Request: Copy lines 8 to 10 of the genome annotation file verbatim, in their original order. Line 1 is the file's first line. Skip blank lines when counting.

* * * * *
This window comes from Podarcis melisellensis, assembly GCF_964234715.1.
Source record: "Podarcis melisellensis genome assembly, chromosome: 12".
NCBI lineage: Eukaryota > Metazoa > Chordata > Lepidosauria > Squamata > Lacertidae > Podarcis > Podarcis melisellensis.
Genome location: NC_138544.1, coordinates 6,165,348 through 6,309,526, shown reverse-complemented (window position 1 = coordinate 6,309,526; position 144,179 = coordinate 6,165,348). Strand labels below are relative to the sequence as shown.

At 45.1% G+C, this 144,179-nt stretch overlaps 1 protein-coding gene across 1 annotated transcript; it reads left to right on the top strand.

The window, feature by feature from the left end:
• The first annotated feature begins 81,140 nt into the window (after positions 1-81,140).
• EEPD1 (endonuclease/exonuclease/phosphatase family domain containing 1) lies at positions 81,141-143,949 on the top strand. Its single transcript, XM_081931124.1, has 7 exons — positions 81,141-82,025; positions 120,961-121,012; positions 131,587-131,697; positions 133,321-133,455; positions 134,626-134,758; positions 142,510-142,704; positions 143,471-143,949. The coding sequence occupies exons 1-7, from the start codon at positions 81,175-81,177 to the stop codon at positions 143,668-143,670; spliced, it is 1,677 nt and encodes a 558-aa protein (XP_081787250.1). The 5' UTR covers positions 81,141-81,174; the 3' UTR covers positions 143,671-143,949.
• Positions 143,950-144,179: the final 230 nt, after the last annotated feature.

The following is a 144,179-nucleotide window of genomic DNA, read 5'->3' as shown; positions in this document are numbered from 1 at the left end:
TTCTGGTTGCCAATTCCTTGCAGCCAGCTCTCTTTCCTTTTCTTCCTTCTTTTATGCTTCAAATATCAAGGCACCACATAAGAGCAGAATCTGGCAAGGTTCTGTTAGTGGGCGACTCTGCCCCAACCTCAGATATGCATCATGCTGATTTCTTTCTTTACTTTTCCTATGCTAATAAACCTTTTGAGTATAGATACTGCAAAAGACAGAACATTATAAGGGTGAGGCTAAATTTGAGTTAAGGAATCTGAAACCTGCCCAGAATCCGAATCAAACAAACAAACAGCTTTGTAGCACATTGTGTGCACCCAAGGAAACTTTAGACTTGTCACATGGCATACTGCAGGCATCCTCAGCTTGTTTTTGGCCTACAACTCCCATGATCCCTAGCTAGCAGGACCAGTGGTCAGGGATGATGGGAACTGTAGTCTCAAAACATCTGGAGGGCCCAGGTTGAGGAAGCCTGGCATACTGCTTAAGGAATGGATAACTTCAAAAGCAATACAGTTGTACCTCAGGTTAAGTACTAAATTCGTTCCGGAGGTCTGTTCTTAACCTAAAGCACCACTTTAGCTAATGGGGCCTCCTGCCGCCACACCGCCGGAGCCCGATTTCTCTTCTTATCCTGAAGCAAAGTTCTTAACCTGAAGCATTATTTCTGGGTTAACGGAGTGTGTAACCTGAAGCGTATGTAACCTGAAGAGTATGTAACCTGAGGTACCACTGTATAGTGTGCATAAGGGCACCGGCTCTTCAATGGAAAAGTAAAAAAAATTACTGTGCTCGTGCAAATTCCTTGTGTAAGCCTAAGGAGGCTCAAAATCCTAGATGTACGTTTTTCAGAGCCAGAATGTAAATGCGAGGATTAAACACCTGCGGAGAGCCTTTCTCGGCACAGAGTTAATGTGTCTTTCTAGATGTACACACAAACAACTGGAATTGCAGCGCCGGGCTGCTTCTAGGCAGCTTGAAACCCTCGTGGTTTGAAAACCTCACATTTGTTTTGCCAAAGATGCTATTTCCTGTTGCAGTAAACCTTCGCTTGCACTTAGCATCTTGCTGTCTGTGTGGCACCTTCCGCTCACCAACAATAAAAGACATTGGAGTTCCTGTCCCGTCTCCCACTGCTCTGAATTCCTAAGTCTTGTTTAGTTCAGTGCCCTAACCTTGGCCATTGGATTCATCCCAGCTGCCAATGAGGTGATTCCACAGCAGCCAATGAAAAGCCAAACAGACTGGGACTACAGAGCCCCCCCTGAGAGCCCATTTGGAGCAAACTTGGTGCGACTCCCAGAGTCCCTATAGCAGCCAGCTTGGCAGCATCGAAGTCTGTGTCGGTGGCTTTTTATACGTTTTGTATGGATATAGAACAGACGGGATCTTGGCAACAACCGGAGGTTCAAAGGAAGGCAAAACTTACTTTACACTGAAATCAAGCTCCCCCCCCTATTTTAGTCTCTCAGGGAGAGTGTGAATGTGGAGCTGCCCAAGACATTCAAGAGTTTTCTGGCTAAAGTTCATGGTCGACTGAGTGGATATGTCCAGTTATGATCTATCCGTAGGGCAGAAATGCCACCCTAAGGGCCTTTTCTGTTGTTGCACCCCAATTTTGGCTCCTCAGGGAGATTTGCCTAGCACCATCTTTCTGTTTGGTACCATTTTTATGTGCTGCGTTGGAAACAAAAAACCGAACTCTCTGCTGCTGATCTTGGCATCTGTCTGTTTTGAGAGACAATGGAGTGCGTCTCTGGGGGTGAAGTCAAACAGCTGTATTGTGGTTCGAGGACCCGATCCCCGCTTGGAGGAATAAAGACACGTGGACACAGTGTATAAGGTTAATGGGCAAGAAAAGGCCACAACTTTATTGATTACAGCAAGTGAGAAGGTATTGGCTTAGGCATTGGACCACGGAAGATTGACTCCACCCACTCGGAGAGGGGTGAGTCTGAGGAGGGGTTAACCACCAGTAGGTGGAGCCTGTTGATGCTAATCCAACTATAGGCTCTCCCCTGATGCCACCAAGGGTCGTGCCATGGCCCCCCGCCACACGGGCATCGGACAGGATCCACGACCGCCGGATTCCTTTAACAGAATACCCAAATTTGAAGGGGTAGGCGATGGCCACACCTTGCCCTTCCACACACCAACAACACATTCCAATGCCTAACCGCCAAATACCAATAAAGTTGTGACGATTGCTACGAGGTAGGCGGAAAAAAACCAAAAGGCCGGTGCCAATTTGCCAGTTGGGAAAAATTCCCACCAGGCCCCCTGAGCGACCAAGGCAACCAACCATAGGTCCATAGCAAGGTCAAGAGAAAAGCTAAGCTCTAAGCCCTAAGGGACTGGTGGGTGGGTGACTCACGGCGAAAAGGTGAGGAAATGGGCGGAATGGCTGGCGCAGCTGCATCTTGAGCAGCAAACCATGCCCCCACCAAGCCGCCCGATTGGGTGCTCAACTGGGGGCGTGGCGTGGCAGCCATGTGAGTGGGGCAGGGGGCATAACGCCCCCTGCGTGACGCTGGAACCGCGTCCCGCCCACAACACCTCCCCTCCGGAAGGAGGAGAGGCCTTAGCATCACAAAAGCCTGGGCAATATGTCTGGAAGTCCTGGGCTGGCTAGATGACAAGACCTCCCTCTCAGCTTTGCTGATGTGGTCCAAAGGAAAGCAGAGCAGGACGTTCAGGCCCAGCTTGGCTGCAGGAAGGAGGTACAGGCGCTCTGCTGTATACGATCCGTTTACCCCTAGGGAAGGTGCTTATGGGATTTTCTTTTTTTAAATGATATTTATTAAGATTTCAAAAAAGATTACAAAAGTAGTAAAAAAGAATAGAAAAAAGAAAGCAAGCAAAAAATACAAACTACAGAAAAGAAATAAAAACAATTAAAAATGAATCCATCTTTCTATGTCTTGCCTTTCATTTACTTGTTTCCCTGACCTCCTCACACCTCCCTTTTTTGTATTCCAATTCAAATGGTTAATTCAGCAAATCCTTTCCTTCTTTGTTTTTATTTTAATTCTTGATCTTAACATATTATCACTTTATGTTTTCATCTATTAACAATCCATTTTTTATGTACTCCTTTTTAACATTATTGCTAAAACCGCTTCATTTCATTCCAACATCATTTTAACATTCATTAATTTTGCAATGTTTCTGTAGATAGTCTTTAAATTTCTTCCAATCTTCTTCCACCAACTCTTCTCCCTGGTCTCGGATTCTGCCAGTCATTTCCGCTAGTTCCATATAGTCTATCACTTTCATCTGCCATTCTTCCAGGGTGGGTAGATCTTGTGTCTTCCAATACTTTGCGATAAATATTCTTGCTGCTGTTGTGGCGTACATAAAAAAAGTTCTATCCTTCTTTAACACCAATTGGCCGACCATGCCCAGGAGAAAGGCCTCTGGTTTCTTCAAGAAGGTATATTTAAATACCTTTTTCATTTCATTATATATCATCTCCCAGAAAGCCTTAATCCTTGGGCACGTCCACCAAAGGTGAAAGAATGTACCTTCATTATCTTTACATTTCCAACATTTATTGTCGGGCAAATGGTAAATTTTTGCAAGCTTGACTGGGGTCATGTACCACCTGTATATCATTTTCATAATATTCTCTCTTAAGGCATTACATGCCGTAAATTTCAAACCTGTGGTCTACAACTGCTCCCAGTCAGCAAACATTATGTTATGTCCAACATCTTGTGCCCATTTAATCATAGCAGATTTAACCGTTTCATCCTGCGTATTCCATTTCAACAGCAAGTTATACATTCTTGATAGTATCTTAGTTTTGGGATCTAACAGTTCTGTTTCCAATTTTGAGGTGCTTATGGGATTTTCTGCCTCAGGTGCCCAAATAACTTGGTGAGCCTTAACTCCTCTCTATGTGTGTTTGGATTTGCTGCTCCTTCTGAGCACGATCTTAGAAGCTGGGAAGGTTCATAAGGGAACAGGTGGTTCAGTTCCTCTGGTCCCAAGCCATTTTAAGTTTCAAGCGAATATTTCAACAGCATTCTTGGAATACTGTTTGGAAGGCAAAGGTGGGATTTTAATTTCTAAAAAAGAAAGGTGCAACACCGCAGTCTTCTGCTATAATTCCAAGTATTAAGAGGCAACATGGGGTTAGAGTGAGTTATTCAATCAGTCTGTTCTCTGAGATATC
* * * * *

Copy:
• EEPD1 (endonuclease/exonuclease/phosphatase family domain containing 1) lies at positions 81,141-143,949 on the top strand. Its single transcript, XM_081931124.1, has 7 exons — positions 81,141-82,025; positions 120,961-121,012; positions 131,587-131,697; positions 133,321-133,455; positions 134,626-134,758; positions 142,510-142,704; positions 143,471-143,949. The coding sequence occupies exons 1-7, from the start codon at positions 81,175-81,177 to the stop codon at positions 143,668-143,670; spliced, it is 1,677 nt and encodes a 558-aa protein (XP_081787250.1). The 5' UTR covers positions 81,141-81,174; the 3' UTR covers positions 143,671-143,949.
• Positions 143,950-144,179: the final 230 nt, after the last annotated feature.

The following is a 144,179-nucleotide window of genomic DNA, read 5'->3' as shown; positions in this document are numbered from 1 at the left end: